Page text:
I was going to initiate this week’s dissertation with the rhetorical question: “I’ve got good news and bad news, which do you want first?” For this week’s report, I had to make a minor correction, and changed it to, “I’ve got bad news and not so bad news.” Maybe you don’t want either?

In keeping with these popular sayings, these options are offered to the battered fossil fueled consumer who may just forget about the glass being half full or half empty and just throw out the glass!

The near current pricing scenario is one that is grimy and will probably hold for the balance of 2022.

Although it may sound as if I am repeating myself, the supply/demand teeter-totter is completely out of balance, and the consumer is at the wrong end of this see-saw.

In the big picture, the latest U.S. inventory report shows levels of crude now 15% below the 5-year average, gasoline is down a scary 10%, and distillates, the most critical of transportation fuels, down an unimaginable 23%.

With the national average pump price of gasoline now just above $2.00 per litre here in Canada, and $5.00 per gallon in the U.S., it would be logical to assume that demand corrosion would set in. Not so. In fact, the rate of demand change is increasing not decreasing for gasoline, diesel, and jet fuel. If we are to look to the refining industry to crank up production to keep pace with demand, well, there is little left to crank!

East coast facilities are running at 99% capacity, Mid-west, 94%, and Gulf coast is at 96%. We are at the point in some areas where unless imports can be somehow secured the only alternative may be rationing, especially in the northeast of the U.S. and Canada.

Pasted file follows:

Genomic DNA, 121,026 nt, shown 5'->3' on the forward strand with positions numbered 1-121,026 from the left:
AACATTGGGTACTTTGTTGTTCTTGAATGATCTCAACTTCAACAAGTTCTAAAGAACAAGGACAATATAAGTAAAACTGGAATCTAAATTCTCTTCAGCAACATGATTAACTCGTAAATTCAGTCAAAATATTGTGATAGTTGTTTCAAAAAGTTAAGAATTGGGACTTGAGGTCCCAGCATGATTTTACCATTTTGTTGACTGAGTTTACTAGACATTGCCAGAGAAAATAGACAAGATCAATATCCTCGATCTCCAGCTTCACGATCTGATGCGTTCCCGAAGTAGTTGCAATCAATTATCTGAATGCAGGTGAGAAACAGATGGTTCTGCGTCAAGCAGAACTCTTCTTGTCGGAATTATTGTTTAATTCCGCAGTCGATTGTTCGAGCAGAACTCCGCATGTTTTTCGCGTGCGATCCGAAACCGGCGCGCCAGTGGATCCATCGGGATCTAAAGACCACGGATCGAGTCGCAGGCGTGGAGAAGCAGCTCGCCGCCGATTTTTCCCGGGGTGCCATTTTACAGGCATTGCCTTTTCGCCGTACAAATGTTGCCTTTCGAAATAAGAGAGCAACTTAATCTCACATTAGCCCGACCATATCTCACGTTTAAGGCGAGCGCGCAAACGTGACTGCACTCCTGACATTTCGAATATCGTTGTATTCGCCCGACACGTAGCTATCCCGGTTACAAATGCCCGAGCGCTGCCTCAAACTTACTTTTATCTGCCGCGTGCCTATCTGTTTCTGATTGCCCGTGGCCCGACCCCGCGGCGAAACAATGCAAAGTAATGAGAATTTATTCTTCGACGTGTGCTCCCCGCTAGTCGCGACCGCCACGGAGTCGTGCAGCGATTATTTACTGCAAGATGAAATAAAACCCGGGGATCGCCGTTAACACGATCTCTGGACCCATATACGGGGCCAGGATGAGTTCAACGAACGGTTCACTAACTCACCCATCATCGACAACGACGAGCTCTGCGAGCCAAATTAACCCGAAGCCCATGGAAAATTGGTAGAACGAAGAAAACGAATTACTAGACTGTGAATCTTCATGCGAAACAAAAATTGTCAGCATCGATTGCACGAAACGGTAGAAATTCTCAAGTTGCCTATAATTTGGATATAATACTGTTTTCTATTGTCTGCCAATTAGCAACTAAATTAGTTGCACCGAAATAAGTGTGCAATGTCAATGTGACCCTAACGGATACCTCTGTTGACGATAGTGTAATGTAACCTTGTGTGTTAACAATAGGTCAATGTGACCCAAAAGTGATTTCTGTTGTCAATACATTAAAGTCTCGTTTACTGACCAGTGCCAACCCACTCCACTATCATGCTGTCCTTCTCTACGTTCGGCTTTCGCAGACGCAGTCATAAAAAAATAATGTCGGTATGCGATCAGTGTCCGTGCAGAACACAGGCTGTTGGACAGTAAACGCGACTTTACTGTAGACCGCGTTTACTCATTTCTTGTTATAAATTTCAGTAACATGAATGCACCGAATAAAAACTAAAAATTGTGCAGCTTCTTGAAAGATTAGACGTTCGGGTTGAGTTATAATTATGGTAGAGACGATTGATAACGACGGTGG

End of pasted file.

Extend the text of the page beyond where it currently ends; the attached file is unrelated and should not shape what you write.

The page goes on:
The only members of the fossil fuel supply chain that are not complaining are the refiners. Compared to the start of the year, the refining margins, the difference between the cost of crude and the wholesale price for gasoline, have increased by 34% in Vancouver, 38% in Calgary, 68% in Toronto, and 52% in the Halifax market.

So, the refiners are happy, the consumers are not!

What about the Alberta crude oil producers? Surely with West Texas Intermediate (WTI) hovering near $120/bbl they must be euphoric by now.

Not really because the discount for Western Canadian Select (WCS) versus WTI has widened not narrowed. The reason that Alberta is not fully benefiting from high global crude prices is that WCS is falling out of favour with U.S. refiners; this is because more natural gas is needed to process WCS, and natural gas prices are at, or near, record levels.

Another factor is that U.S. Gulf coast refiners are now flooded by heavy sour crudes because of President Joe Biden’s decision to release crude from the country’s Strategic Petroleum Reserve. This has increased the WCS discount relative to WTI as WCS is getting backlogged here at home.

So, the bad news for the consumer is continued higher prices at the pump – and that won’t change soon.

The not so bad news is that Alberta crude is stuck in Alberta.

All this could change if we just howl at the moon.

– Roger McKnight – B.Sc., Senior Petroleum Analyst

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